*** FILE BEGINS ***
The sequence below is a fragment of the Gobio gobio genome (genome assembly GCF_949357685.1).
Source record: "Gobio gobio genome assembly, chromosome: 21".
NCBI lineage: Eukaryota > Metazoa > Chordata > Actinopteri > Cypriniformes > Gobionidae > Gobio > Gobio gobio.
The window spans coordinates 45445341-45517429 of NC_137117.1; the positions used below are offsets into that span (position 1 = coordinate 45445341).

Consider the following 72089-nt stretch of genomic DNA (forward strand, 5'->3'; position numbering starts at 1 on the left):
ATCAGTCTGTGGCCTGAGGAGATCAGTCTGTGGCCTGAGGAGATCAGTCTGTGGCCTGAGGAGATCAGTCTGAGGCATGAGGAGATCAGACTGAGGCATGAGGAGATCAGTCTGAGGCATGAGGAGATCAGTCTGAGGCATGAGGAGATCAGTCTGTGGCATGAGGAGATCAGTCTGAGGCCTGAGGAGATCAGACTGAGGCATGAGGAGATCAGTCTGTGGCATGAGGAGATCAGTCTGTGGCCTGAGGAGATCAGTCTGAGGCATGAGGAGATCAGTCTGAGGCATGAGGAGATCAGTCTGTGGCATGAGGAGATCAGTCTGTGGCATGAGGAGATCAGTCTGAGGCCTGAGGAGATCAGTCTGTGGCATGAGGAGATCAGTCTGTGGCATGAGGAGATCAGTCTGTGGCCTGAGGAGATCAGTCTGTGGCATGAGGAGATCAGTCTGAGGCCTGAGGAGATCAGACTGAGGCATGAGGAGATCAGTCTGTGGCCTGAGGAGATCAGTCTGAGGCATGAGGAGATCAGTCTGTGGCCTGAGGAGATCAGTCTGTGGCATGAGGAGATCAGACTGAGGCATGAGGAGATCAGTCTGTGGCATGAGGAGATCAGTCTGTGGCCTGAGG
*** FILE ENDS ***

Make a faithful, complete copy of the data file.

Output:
The sequence below is a fragment of the Gobio gobio genome (genome assembly GCF_949357685.1).
Source record: "Gobio gobio genome assembly, chromosome: 21".
NCBI lineage: Eukaryota > Metazoa > Chordata > Actinopteri > Cypriniformes > Gobionidae > Gobio > Gobio gobio.
The window spans coordinates 45445341-45517429 of NC_137117.1; the positions used below are offsets into that span (position 1 = coordinate 45445341).

Consider the following 72089-nt stretch of genomic DNA (forward strand, 5'->3'; position numbering starts at 1 on the left):
ATCAGTCTGTGGCCTGAGGAGATCAGTCTGTGGCCTGAGGAGATCAGTCTGTGGCCTGAGGAGATCAGTCTGAGGCATGAGGAGATCAGACTGAGGCATGAGGAGATCAGTCTGAGGCATGAGGAGATCAGTCTGAGGCATGAGGAGATCAGTCTGTGGCATGAGGAGATCAGTCTGAGGCCTGAGGAGATCAGACTGAGGCATGAGGAGATCAGTCTGTGGCATGAGGAGATCAGTCTGTGGCCTGAGGAGATCAGTCTGAGGCATGAGGAGATCAGTCTGAGGCATGAGGAGATCAGTCTGTGGCATGAGGAGATCAGTCTGTGGCATGAGGAGATCAGTCTGAGGCCTGAGGAGATCAGTCTGTGGCATGAGGAGATCAGTCTGTGGCATGAGGAGATCAGTCTGTGGCCTGAGGAGATCAGTCTGTGGCATGAGGAGATCAGTCTGAGGCCTGAGGAGATCAGACTGAGGCATGAGGAGATCAGTCTGTGGCCTGAGGAGATCAGTCTGAGGCATGAGGAGATCAGTCTGTGGCCTGAGGAGATCAGTCTGTGGCATGAGGAGATCAGACTGAGGCATGAGGAGATCAGTCTGTGGCATGAGGAGATCAGTCTGTGGCCTGAGG